Scams and citizen’s arrests

In 2009 I was living in Beijing and loving it. I found that the Chinese people were very friendly and hospitable. Being a foreigner who spoke Chinese I picked up some voluntary work at the local police station, translating when foreigners got into some (drunken) trouble.

One day I received a knock on my apartment door. After opening the door, I saw a representative from the power company. He showed me his ID and presented me with the power bill (about $50). I gave him the fee, and he presented me with a receipt. I closed the door and went to my housemate’s room to ask him for his share of the bill. He looked at me, shook his head and told me that our power was pre-pay… I had been scammed!

I was mad. In five years this was the first time I had been scammed in China! I stormed down to the police station and spoke with one of my friends there. He laughed at me when I asked him to open an investigation for my $50 fraudulent power bill. He told me I might as well forget about it, but I was furious. I told him if he wasn’t going to do anything about it, I could arrest the scammer myself, and to humour me he wished me luck.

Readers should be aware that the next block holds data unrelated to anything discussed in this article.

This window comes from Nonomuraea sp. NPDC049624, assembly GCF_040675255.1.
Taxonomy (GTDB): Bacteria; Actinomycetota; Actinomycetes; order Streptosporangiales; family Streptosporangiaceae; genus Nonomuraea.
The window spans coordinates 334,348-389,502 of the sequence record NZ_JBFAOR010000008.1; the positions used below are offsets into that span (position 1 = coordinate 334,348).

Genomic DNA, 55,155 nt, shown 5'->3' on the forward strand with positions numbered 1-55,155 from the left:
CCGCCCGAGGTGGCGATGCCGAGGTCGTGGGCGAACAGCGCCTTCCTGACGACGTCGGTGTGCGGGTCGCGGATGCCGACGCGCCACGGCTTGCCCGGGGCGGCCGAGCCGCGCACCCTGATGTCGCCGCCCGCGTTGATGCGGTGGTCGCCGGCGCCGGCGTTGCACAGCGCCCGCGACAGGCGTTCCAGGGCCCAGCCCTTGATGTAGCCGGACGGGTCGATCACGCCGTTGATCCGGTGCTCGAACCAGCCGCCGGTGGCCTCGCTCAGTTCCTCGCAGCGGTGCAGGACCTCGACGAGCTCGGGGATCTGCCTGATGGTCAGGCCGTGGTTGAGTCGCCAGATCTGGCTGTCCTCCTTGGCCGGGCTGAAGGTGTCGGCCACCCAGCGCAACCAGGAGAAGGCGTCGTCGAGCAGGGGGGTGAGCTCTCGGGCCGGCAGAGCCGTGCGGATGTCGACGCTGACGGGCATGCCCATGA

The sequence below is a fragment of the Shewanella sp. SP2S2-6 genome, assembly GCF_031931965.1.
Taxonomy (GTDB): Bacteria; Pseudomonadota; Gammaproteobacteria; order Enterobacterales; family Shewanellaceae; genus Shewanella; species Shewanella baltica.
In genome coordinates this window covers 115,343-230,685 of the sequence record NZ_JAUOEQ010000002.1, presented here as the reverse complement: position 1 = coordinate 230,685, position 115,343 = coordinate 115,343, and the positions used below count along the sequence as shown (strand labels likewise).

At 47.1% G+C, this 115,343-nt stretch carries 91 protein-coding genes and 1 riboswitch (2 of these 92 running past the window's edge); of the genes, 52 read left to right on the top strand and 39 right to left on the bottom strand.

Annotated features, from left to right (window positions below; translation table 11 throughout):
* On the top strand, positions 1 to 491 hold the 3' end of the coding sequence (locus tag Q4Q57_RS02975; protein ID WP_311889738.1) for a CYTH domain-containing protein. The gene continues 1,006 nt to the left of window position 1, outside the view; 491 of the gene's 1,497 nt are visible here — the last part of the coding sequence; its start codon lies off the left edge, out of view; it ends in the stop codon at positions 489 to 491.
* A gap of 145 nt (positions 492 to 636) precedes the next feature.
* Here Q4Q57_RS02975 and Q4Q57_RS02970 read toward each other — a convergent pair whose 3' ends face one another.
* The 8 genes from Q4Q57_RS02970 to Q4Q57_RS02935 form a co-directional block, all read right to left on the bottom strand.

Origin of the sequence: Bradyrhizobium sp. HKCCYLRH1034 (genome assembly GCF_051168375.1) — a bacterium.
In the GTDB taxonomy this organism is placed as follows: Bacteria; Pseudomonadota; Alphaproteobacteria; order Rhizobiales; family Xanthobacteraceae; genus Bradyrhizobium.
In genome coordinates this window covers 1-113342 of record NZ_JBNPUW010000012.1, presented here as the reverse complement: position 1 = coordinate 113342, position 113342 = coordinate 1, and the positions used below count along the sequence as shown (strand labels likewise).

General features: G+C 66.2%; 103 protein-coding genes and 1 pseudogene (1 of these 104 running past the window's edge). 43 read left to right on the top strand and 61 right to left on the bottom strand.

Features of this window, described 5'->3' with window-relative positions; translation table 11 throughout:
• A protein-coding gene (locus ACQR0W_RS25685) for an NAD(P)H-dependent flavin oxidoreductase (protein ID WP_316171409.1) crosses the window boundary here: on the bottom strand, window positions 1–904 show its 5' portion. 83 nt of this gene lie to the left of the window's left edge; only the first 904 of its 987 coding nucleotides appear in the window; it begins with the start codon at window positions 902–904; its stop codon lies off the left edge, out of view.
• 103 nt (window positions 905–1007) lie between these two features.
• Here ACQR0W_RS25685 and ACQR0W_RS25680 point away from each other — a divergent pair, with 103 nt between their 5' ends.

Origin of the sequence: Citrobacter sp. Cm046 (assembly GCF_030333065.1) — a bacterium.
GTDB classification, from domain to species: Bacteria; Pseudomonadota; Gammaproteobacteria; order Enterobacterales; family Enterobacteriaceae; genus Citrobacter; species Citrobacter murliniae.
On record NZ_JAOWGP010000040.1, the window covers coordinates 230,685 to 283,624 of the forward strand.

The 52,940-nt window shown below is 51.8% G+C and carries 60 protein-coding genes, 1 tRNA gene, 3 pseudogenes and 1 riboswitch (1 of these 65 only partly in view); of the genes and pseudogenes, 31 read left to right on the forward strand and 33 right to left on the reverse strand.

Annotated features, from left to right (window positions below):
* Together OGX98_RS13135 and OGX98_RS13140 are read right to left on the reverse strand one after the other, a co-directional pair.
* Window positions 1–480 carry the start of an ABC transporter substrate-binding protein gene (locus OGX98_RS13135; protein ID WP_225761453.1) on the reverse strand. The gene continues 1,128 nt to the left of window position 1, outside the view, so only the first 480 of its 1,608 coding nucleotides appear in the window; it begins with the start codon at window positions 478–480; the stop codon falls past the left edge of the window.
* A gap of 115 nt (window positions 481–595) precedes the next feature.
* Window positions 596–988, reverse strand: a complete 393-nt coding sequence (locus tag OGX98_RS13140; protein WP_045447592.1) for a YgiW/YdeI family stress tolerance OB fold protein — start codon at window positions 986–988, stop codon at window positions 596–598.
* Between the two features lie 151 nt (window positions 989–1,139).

A month later, to my delight he returned. I invited him inside while I ‘prepared the bill’. He sat in the living room while I mobilised my housemate. As I was counting the money, my housemate went behind him, grabbed his arms and pulled them up behind his back – we conducted our first citizen’s arrest! We marched the criminal out of the apartment, through the courtyard, across a busy road and to the police station. On the way I called my friend in the police, who in disbelief met me outside the station.

We deposited him at the door and the friendly police dealt out some swift justice and sent him on his way. Scammer problem solved!

by Simon Appleton